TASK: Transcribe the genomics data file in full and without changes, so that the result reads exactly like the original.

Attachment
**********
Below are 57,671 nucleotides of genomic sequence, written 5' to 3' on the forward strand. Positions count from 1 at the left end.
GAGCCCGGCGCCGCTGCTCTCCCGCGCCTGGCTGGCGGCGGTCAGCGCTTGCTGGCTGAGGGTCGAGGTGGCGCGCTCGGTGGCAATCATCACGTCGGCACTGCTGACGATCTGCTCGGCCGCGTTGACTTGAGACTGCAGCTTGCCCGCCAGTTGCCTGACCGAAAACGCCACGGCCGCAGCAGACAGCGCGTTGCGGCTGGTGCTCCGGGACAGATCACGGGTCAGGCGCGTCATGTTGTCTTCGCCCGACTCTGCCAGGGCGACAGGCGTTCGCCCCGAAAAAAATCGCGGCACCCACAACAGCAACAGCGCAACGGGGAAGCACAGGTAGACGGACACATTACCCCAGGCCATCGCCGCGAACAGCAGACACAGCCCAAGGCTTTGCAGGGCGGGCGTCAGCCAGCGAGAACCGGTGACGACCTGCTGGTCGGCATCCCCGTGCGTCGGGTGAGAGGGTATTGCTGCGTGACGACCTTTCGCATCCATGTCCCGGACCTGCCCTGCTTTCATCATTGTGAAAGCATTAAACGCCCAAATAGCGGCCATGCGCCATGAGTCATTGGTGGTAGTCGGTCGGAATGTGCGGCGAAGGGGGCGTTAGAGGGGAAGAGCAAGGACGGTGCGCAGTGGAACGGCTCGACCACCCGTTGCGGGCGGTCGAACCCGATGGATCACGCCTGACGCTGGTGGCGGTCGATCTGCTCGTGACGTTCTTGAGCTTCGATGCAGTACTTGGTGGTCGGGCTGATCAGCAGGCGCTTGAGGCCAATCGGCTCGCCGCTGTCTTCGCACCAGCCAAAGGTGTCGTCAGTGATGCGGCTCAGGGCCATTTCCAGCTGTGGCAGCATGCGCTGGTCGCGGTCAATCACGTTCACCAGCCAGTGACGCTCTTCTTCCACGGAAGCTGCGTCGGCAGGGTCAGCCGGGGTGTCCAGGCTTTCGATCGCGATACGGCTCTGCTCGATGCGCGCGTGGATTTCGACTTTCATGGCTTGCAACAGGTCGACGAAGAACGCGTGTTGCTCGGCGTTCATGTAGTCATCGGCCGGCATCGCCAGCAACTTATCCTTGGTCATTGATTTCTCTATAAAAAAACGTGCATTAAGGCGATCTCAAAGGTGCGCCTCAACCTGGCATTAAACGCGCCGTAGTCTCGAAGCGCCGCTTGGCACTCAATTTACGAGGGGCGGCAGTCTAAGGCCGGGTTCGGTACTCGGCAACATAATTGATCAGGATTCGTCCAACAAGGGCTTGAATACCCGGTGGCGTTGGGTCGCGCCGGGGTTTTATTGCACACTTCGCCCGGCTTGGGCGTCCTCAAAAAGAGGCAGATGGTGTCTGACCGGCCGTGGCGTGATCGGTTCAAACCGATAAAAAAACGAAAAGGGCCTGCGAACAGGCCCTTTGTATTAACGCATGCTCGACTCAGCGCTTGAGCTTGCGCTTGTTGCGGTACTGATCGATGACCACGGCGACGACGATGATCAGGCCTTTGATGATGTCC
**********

Below are 57,671 nucleotides of genomic sequence, written 5' to 3' on the forward strand. Positions count from 1 at the left end.
GAGCCCGGCGCCGCTGCTCTCCCGCGCCTGGCTGGCGGCGGTCAGCGCTTGCTGGCTGAGGGTCGAGGTGGCGCGCTCGGTGGCAATCATCACGTCGGCACTGCTGACGATCTGCTCGGCCGCGTTGACTTGAGACTGCAGCTTGCCCGCCAGTTGCCTGACCGAAAACGCCACGGCCGCAGCAGACAGCGCGTTGCGGCTGGTGCTCCGGGACAGATCACGGGTCAGGCGCGTCATGTTGTCTTCGCCCGACTCTGCCAGGGCGACAGGCGTTCGCCCCGAAAAAAATCGCGGCACCCACAACAGCAACAGCGCAACGGGGAAGCACAGGTAGACGGACACATTACCCCAGGCCATCGCCGCGAACAGCAGACACAGCCCAAGGCTTTGCAGGGCGGGCGTCAGCCAGCGAGAACCGGTGACGACCTGCTGGTCGGCATCCCCGTGCGTCGGGTGAGAGGGTATTGCTGCGTGACGACCTTTCGCATCCATGTCCCGGACCTGCCCTGCTTTCATCATTGTGAAAGCATTAAACGCCCAAATAGCGGCCATGCGCCATGAGTCATTGGTGGTAGTCGGTCGGAATGTGCGGCGAAGGGGGCGTTAGAGGGGAAGAGCAAGGACGGTGCGCAGTGGAACGGCTCGACCACCCGTTGCGGGCGGTCGAACCCGATGGATCACGCCTGACGCTGGTGGCGGTCGATCTGCTCGTGACGTTCTTGAGCTTCGATGCAGTACTTGGTGGTCGGGCTGATCAGCAGGCGCTTGAGGCCAATCGGCTCGCCGCTGTCTTCGCACCAGCCAAAGGTGTCGTCAGTGATGCGGCTCAGGGCCATTTCCAGCTGTGGCAGCATGCGCTGGTCGCGGTCAATCACGTTCACCAGCCAGTGACGCTCTTCTTCCACGGAAGCTGCGTCGGCAGGGTCAGCCGGGGTGTCCAGGCTTTCGATCGCGATACGGCTCTGCTCGATGCGCGCGTGGATTTCGACTTTCATGGCTTGCAACAGGTCGACGAAGAACGCGTGTTGCTCGGCGTTCATGTAGTCATCGGCCGGCATCGCCAGCAACTTATCCTTGGTCATTGATTTCTCTATAAAAAAACGTGCATTAAGGCGATCTCAAAGGTGCGCCTCAACCTGGCATTAAACGCGCCGTAGTCTCGAAGCGCCGCTTGGCACTCAATTTACGAGGGGCGGCAGTCTAAGGCCGGGTTCGGTACTCGGCAACATAATTGATCAGGATTCGTCCAACAAGGGCTTGAATACCCGGTGGCGTTGGGTCGCGCCGGGGTTTTATTGCACACTTCGCCCGGCTTGGGCGTCCTCAAAAAGAGGCAGATGGTGTCTGACCGGCCGTGGCGTGATCGGTTCAAACCGATAAAAAAACGAAAAGGGCCTGCGAACAGGCCCTTTGTATTAACGCATGCTCGACTCAGCGCTTGAGCTTGCGCTTGTTGCGGTACTGATCGATGACCACGGCGACGACGATGATCAGGCCTTTGATGATGTCC